Ramakka suffered silently and somehow managed the family affairs.  All her efforts to bring round Hanuma failed.  One evening she appeared before our house and wanted to see my father.  He had just returned from school and took his usual place in the front yard.  Their conversation went on like this:

"Swami, Hanuma's drinking is killing us.  Why don't you help me?"
"How can I help you, Ramakka?"
"Hanuma respects you a lot. Please advise him to give up drinking."
"I have advised him many times.  Every time I talk to him, he promises not to drink again.  But he does not stick to his promise.  His friends are not good.  He also cannot resist the evening drink."
"Then what is the way out for me?"
"We have to keep trying and hope for the best.  By the way, who is that girl hiding behind you?"
"This is our daughter Saraswati, Swami."
"How old is she?" 
"She is six years old, Swami."
"Have you admitted her to school? All children at this age should attend school."
"What will she do with school, Swami?  She helps me with household work and selling vegetables.  That is fine with me.  Hanuma also wants the same."
"Do not talk nonsense.  Do not spoil her life.  Bring her to school tomorrow.  I am the headmaster.  I will admit her to the school.  Ask Hanuma to meet me in the morning."

Hanuma duly arrived in the morning.  The discussion went on like this:

"Swami, It seems you wanted to see me."
"Yes, Why have you not put Saraswati in school?"
"What is the use of school for us poor people, Swami.  Moreover I cannot pay school fee."
"No need to pay any fee.  I will get her fee waived by the Government.  I will get her free uniform from Headmaster's quota.  I will also arrange for books from some other students who are promoted to the next class.  You have no excuse.  She should be in school by the time I reach there."
"Swami, should I really do it?"
"Yes, otherwise I will get you arrested by the police for violating government order."

Hanuma was afraid of government and police.  He did not even think of checking with someone.  He complied with father's orders.  Saraswati was admitted to first standard at school.  She was better than average in studies.  She passed her examinations every year.  By the time she came to High School, I had left the town and was working in a far away city.  On one of my home visits I learnt that father had arranged for her learning typewriting and shorthand in the local "Institute of Commerce". The Institute head was persuaded to give her a slot in the early morning class when the attendance at the institute was thin.  No need to mention that the fee was waived by him.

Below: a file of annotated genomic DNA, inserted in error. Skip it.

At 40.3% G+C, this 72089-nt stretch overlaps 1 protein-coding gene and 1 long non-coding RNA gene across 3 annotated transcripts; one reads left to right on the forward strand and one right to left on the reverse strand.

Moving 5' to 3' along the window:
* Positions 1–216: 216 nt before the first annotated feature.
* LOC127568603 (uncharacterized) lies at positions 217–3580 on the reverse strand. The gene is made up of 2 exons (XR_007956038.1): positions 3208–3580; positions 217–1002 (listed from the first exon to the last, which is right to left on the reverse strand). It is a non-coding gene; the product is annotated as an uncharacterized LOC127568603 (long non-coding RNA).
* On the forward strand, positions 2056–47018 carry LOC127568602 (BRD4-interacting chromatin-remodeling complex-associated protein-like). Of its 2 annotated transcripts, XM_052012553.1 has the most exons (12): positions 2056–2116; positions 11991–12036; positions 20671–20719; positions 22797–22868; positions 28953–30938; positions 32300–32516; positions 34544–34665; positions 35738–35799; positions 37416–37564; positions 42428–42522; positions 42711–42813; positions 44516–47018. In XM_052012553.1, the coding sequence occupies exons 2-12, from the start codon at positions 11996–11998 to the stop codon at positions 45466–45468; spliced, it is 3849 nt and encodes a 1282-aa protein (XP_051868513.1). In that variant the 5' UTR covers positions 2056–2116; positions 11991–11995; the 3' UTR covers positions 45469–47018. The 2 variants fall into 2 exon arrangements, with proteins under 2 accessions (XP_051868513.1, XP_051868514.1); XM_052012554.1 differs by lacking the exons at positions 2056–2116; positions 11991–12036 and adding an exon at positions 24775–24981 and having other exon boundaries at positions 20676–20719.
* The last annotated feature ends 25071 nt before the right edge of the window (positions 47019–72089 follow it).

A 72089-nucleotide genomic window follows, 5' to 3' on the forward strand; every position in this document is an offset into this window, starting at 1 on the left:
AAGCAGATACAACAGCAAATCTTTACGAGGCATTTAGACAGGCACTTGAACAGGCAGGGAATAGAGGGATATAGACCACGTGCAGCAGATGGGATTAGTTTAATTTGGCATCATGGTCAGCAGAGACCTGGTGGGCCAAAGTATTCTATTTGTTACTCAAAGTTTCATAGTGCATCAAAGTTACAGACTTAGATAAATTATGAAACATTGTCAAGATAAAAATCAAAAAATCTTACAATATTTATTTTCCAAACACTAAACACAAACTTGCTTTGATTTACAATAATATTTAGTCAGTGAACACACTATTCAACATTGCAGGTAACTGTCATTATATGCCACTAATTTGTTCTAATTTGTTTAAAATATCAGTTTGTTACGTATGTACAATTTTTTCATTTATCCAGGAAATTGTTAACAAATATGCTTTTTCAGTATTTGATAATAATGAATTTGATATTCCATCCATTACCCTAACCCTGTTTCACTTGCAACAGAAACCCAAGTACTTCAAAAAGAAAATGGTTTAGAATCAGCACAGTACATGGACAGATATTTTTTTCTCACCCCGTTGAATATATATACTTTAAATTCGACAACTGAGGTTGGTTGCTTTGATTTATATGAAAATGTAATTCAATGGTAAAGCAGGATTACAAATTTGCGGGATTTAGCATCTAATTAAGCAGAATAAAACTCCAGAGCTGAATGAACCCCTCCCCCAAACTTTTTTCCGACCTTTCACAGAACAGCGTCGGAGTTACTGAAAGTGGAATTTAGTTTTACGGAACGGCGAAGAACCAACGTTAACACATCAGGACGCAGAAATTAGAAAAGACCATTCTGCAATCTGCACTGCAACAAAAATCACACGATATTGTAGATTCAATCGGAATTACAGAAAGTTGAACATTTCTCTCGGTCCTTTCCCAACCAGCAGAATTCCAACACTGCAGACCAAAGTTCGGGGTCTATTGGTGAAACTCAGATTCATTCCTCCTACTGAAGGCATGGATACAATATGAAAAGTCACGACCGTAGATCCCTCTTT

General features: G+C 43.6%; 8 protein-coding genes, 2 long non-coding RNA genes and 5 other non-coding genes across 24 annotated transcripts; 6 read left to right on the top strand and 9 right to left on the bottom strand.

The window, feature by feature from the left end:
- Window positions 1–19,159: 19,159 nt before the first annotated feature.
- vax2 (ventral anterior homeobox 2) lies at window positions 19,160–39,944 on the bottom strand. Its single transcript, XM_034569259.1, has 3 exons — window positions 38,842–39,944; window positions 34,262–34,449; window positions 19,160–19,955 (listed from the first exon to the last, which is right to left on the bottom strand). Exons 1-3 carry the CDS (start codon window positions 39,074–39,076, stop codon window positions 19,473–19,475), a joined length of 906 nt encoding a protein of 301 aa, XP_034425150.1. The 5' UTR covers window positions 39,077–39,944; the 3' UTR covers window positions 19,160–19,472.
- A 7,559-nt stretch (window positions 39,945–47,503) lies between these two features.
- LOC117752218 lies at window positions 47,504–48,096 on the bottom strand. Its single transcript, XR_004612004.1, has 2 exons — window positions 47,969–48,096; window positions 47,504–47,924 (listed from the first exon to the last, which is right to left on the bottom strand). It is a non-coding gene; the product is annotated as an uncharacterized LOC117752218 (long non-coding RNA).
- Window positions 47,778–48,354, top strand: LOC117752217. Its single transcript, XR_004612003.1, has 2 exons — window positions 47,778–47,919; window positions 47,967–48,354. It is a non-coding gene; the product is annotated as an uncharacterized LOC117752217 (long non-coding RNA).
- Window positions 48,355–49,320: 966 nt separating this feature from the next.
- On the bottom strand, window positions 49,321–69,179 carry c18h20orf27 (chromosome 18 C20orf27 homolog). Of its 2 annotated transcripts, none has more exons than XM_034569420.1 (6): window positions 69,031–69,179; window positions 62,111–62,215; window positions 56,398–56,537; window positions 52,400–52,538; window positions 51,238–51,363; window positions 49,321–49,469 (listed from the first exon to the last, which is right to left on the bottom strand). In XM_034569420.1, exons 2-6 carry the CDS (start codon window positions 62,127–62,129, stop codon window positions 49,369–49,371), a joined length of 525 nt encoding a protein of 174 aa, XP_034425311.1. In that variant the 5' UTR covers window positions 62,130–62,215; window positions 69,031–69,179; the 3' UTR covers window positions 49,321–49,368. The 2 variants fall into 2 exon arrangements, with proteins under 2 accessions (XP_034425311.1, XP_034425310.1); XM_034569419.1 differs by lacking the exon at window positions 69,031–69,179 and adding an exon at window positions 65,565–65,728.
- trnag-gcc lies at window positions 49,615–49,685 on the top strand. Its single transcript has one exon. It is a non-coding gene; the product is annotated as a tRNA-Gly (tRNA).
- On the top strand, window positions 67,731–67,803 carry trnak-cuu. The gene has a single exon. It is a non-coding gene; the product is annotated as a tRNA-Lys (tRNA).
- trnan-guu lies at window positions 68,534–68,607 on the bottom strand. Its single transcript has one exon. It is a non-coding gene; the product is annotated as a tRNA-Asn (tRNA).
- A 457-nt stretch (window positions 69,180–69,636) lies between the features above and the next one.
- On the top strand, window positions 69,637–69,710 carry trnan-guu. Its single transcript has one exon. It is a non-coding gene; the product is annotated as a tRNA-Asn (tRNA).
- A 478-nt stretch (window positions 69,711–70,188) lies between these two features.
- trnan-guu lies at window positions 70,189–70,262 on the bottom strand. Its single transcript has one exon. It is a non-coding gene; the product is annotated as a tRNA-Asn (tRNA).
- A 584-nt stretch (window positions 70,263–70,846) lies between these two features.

The last I heard of Saraswati was that she had secured a job as a Stenographer in the State Government and working in a building near Vidhana Soudha (State Secretariat). That was thirty years ago.

Sunday, April 21, 2013

Post Cards and "England Letters"

A post card was the most popular medium of communication between two places in the country some five or six decades ago.  An area of about 20 square inches on one side and half of it on the other side was for messages.  The remaining one fourth was reserved for writing the address for delivery by the post man at the destination.  If more space was required for writing the message, one could use the "England Letter".  Its actual name was and is "Inland letter", but it was referred to popularly as the "England Letter", especially in the rural areas.  One reason probably was because the England bosses ruled the country for a long time and the other was due to the two words sounding similar.  The third brother of the family, envelope, was considered expensive and reserved for official communications and rare occasions when sheets of paper were used for writing or to enclose some document etc.  There was a fourth brother of the family available for sale at larger post offices; special envelopes for carrying letters abroad, popularly known as "Foreign letters".  All of them are still in use, but have been replaced to a large extent by electronic communication medium like e-mails.